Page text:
Two ring leaders were identified, both Glamorgan men. Their names were John Jones and David Davies both inhabitants of Pontyberem. They were sentenced to seven years transportation. At their trial it was established beyond a reasonable doubt that the two had been present at the riot at Hendy Toll Gate where the toll collector, Sarah Davies an elderly lady of 75 years was killed.

The more I find out about these two men the more incredulous I am that they were friends as they were very different people with very different backgrounds.

The nature of John Jones meant his involvement in an act of riot and insurrection would not have come as much of a surprise to anyone. He was originally from Merthyr Tydfil where he was known to be “a heavy drinker”. He had laboured for many years in the copper works at Pontyberem, then he became a soldier. After leaving the army, for a brief period he made a living as a prize fighter.

David Davies also lived in Pontyberem and was a coal miner but he like Jones was not born locally. He was born in Llancarfan in the Vale of Glamorgan where he had been a farm labourer. Unlike Jones, he was not a drunkard nor a fighter. In fact he was quite an artistic person who wrote poetry. He was also a lay preacher in the Weslyan chapel. So what on earth these two men had sufficiently in common to form a friendship is beyond me? It just goes to show what a uniting influence 19th century insurrection was in Wales. Because, let’s face it, we had the Merthyr Rising, The Rebecca Riots and the Chartists Revolt all in the space of a decade.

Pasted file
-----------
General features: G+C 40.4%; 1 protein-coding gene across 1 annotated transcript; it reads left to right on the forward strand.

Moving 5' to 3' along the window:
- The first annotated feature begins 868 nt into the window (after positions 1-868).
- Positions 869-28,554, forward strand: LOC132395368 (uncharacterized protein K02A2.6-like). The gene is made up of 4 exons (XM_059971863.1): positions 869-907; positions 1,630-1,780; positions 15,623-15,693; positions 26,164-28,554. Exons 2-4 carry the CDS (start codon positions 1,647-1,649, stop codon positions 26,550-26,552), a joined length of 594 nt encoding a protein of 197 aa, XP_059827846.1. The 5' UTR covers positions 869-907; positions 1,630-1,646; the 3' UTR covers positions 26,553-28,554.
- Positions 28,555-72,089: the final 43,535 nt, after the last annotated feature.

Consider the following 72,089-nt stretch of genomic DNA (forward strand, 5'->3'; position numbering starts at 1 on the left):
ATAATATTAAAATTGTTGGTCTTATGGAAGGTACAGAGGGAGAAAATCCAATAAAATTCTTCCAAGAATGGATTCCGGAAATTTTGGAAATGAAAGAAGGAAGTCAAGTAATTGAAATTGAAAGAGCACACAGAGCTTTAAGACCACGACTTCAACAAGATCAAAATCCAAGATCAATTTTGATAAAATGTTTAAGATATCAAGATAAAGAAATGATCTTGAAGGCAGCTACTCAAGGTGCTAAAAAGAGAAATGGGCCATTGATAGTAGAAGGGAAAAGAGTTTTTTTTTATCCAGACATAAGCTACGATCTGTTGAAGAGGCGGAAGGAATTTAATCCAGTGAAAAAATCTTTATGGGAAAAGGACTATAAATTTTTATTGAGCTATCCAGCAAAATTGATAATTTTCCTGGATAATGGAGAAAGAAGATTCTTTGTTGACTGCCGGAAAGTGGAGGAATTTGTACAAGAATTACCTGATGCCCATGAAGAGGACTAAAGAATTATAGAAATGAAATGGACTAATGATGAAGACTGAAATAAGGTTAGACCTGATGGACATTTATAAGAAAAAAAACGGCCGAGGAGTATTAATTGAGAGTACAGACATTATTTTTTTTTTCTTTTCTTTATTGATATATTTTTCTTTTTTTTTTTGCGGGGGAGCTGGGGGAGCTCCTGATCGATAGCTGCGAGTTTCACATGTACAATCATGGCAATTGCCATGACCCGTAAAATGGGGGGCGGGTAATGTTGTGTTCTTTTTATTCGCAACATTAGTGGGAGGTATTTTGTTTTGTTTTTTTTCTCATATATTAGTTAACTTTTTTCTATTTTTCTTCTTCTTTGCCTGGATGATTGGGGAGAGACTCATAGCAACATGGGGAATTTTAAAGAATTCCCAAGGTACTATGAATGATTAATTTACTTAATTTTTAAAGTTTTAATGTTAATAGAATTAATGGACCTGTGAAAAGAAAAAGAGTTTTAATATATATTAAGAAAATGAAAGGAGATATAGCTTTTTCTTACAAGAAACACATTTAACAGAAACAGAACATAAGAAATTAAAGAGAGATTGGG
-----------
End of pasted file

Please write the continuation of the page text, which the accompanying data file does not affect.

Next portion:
Funnily enough if you want to hear more about that, I am broadcasting a radio show about Welsh 19th Century insurrection on Monday 19th June 2023 at 7pm on Bro Radio. But if you can’t wait till then (or if you’re reading this after 19th and you missed it) it is available now on my YouTube channel at And why not subscribe while you’re there?

The protests came to an end in 1844, partly because a Commission of Inquiry was set up to reform the Turnpike Trusts, but mainly because the introduction of railways meant that the turnpikes had lost their monopoly on the movement of people and goods around the country.

If you want to read more on what it was like traveling around Wales by road in the 18th century, I dedicated quite a lot to the subject in my book Historic Pubs of Wales (which is available from all good book shops in paperback and as a Kindle download)